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 Athena Review, Vol. 4, No. 2


Abbot Suger's Memoirs


          Abbot Suger's (1081-1151) autobiographical accounts, entitled Liber de De rebus in administratione sua gestis ("The book on what was done under his administration") and Libellus Alter De consecratione ecclesiae sancti dionysii ("The other little book on the consecration of the Church of Saint-Denis"), are among the best known sources of medieval art history. Erwin Panofsky, editor and translator of Suger's Latin memoirs, claims that Abbot Suger restored the Abbey Church with such remarkable fervor under the belief that he was its adopted son. As a young boy born to lowly parents who was dedicated as an oblate or lay novice to Saint-Denis at the age of nine or ten, he renounced his individual identity and became identified with the Abbey Church. Appointed abbot in 1122, Suger's main goal was to honor God and St.Denis through the beautification of his church.

         Suger's great ambition led to the thorough remodeling of the Abbey Church of Saint-Denis, thus making his name synonymous with the beginning of Gothic art and architecture in France. While it remains uncertain just how much Abbot Suger actually influenced the design plan of Saint-Denis, it is certain that he was an active participant. It is quite touching to read the description of a sleepless Suger who thought that he must go himself to search for those hard-to-find wooden beams for the new west part, "Quickly disposing of other duties and hurrying up in the early morning, we hastened with our carpenters, and with measurements of the beams..." (III; Panofsky 1946, p.95).

          The rebuilding of the west façade seemed to especially conform to Abbot Suger's philosophy known as anagogicus mos or "the upward leading method." Influenced by the theological writings of Dionysius, the Syrian Pseudo-Areopagite (ca. 500), Suger believed that the universe consists of the "Father of Lights" (God) the "first radiance" (Christ) and the "smaller lights" (the people). Suger's rebuilding of the church exemplifies the desire to get closer to this "one true light" in his use of heightened architecture as well as by his passion for light in the church. The west façade served as a stepping-stone on the way to Heaven towards the light of God. The twelve columns in the choir, moreover, symbolized the twelve apostles, while the columns in the enlarged ambulatory represented the twelve prophets. Part of the original inscription of the west façade by Abbot Suger expresses this philosophy:

[Fig.1: Abbot Suger shown holding a model of the Jesse Tree Window, which he personally donated to Saint-Denis. Detail from the lower right corner, AD 1140-44 (photo: Athena Review)].

Noble is the work, but the work which

shines here so nobly should lighten the hearts so

that, through true lights they can reach the one

true light, where Christ is the true door…

the dull spirit rises up through the material to

the truth, and although he was cast down

before, he arises new when he has seen this light.

          Suger's memoirs, furthermore, provide a very detailed description of the lavish additions to the royal abbey. One of the finest additions was made between 1145-1147 when Abbot Suger commissioned mosan goldsmiths (from the Meuse Valley) to create a huge cross (6 m in height) to adorn the choir (Panofsky 1946, pp.57-61). Mosan goldsmiths were known for their three-dimensional treatment of the metalwork as well as realistic facial expressions, detailed treatment of the hair, and the elegant rendering of drapery. The cross' naturalistic style, which was also adorned by four figures of evangelists at the base, soon became replicated in the stone sculptures of Gothic cathedrals such Senlis. Although the cross no longer exists, variants of the lower part of the cross have been found at the Abbey of Saint-Bertin, now Saint-Omer. Suger, furthermore, practiced what Panofsky calls supersplendent architecture through such features as the golden altar panels of the choir:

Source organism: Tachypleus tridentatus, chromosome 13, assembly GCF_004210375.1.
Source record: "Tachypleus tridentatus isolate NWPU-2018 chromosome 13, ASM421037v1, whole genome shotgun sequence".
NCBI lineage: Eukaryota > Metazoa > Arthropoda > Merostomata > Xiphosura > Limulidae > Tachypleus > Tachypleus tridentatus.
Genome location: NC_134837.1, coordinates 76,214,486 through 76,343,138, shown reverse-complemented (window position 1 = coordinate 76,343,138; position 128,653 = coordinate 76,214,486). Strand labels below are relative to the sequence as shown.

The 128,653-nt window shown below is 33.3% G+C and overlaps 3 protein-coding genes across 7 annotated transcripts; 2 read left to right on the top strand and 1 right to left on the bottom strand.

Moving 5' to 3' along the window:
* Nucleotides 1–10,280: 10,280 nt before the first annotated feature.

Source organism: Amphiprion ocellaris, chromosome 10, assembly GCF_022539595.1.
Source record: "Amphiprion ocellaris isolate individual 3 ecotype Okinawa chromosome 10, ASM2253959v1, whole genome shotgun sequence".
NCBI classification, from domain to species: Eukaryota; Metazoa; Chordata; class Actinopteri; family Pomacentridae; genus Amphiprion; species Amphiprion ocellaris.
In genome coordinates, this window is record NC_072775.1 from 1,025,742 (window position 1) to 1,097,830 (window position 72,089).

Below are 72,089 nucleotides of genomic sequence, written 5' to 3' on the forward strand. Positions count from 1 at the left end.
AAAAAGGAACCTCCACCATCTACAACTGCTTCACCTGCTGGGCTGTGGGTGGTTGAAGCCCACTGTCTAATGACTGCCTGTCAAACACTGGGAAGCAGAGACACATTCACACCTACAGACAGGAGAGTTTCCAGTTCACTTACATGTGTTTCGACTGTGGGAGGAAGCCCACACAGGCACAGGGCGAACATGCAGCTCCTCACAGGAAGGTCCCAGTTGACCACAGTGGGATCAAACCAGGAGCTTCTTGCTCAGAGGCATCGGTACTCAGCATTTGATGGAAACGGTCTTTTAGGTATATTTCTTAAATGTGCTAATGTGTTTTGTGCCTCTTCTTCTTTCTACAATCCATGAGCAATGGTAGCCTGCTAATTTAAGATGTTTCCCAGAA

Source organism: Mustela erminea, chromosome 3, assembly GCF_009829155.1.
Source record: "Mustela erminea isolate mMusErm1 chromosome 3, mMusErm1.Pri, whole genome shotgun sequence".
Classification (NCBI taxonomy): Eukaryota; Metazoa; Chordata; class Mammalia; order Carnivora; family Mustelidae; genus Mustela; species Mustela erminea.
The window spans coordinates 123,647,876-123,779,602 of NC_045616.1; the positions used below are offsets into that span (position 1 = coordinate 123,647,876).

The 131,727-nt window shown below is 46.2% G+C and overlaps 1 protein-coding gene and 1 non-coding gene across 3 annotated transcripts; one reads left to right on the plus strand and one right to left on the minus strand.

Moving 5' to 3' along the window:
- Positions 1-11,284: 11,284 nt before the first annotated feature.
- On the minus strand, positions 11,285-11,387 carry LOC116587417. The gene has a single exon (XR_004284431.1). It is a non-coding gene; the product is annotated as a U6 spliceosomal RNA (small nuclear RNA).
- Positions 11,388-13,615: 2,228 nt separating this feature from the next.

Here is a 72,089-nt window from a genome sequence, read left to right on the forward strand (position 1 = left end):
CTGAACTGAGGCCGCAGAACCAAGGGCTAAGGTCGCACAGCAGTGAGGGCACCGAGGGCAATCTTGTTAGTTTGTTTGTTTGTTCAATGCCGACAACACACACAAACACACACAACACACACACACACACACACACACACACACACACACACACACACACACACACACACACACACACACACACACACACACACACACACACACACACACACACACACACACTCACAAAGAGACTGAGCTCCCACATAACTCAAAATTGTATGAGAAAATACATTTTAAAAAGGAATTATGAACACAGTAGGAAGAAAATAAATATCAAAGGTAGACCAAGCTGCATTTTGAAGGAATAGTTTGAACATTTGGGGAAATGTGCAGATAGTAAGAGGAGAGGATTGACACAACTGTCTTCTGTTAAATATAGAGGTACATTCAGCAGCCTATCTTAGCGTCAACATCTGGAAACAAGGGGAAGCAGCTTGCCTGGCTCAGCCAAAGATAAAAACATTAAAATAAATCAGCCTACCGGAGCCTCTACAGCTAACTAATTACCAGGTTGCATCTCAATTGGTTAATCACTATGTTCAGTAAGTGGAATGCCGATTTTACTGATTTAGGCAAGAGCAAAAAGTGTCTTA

Into this panel…we have put according to our estimate, about forty-two marks of gold; [further] a multifarious wealth of precious gems, hyacinths, rubies, sapphires, emeralds and topazes, and also an array of different large pearls - [a wealth] as great as we had never anticipated to find (Of the Golden Altar Frontal in the Upper Choir XXXI; Panofsky 1946, p.55)

          Abbot Suger also replenished the choir with holy relics, thus reacting against the strict monastic order of St. Bernard of Clairvaux (1090-1153). While St. Bernard believed that gold has nothing to do with God, Suger justified his extravagant taste as a way of honoring the Lord with the most precious materials available. He had a definite taste for splendor and beauty and filled the church with golden vessels, stained glass, lustrous vestments ,and tapestries. One of the most singular works is a liturgical vase resembling an eagle, which was formed from an amphora made from ancient porphyry. This beautiful example of medieval art is reminiscent of either ancient classical zoomorphic vases, or the eagles portrayed on Byzantine fabric. According to Panofsky, Suger desired the wealth of his cathedral to be superior to that of the basilica at Hagia Sofia in Constantinople. By his death in 1151, he had renewed Saint-Denis from its very foundations and made his church one of the most resplendent in the Western world.

References:

Panofsky, E. (ed.) 1946. Abbot Suger on the Abbey Church of Saint-Denis and Its Treasures. Princeton, Princeton University Press.


The above text appears on page 34 of The Abbey Church of Saint-Denis: Birthplace of Gothic Art and Architecture in Vol.4 No.2 of Athena Review. The complete text may be obtained in the printed version of the magazine.


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